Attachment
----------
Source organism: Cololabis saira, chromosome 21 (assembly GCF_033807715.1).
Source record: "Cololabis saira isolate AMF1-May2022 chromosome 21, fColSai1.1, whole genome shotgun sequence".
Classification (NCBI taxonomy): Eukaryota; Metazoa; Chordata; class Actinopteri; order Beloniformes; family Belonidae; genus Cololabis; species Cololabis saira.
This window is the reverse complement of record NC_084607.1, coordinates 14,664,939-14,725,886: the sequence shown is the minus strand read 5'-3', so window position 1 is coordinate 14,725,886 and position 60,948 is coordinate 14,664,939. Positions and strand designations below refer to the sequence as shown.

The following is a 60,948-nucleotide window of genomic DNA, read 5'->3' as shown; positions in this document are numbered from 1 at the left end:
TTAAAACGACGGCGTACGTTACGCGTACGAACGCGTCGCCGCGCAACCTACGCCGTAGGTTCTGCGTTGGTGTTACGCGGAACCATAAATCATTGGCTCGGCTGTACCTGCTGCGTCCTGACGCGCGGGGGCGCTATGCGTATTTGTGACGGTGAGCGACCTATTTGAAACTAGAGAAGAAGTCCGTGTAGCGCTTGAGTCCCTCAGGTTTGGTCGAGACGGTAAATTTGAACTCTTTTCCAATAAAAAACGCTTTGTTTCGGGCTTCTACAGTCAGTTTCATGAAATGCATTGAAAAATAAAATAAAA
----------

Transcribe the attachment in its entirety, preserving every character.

Source organism: Cololabis saira, chromosome 21 (assembly GCF_033807715.1).
Source record: "Cololabis saira isolate AMF1-May2022 chromosome 21, fColSai1.1, whole genome shotgun sequence".
Classification (NCBI taxonomy): Eukaryota; Metazoa; Chordata; class Actinopteri; order Beloniformes; family Belonidae; genus Cololabis; species Cololabis saira.
This window is the reverse complement of record NC_084607.1, coordinates 14,664,939-14,725,886: the sequence shown is the minus strand read 5'-3', so window position 1 is coordinate 14,725,886 and position 60,948 is coordinate 14,664,939. Positions and strand designations below refer to the sequence as shown.

The following is a 60,948-nucleotide window of genomic DNA, read 5'->3' as shown; positions in this document are numbered from 1 at the left end:
TTAAAACGACGGCGTACGTTACGCGTACGAACGCGTCGCCGCGCAACCTACGCCGTAGGTTCTGCGTTGGTGTTACGCGGAACCATAAATCATTGGCTCGGCTGTACCTGCTGCGTCCTGACGCGCGGGGGCGCTATGCGTATTTGTGACGGTGAGCGACCTATTTGAAACTAGAGAAGAAGTCCGTGTAGCGCTTGAGTCCCTCAGGTTTGGTCGAGACGGTAAATTTGAACTCTTTTCCAATAAAAAACGCTTTGTTTCGGGCTTCTACAGTCAGTTTCATGAAATGCATTGAAAAATAAAATAAAA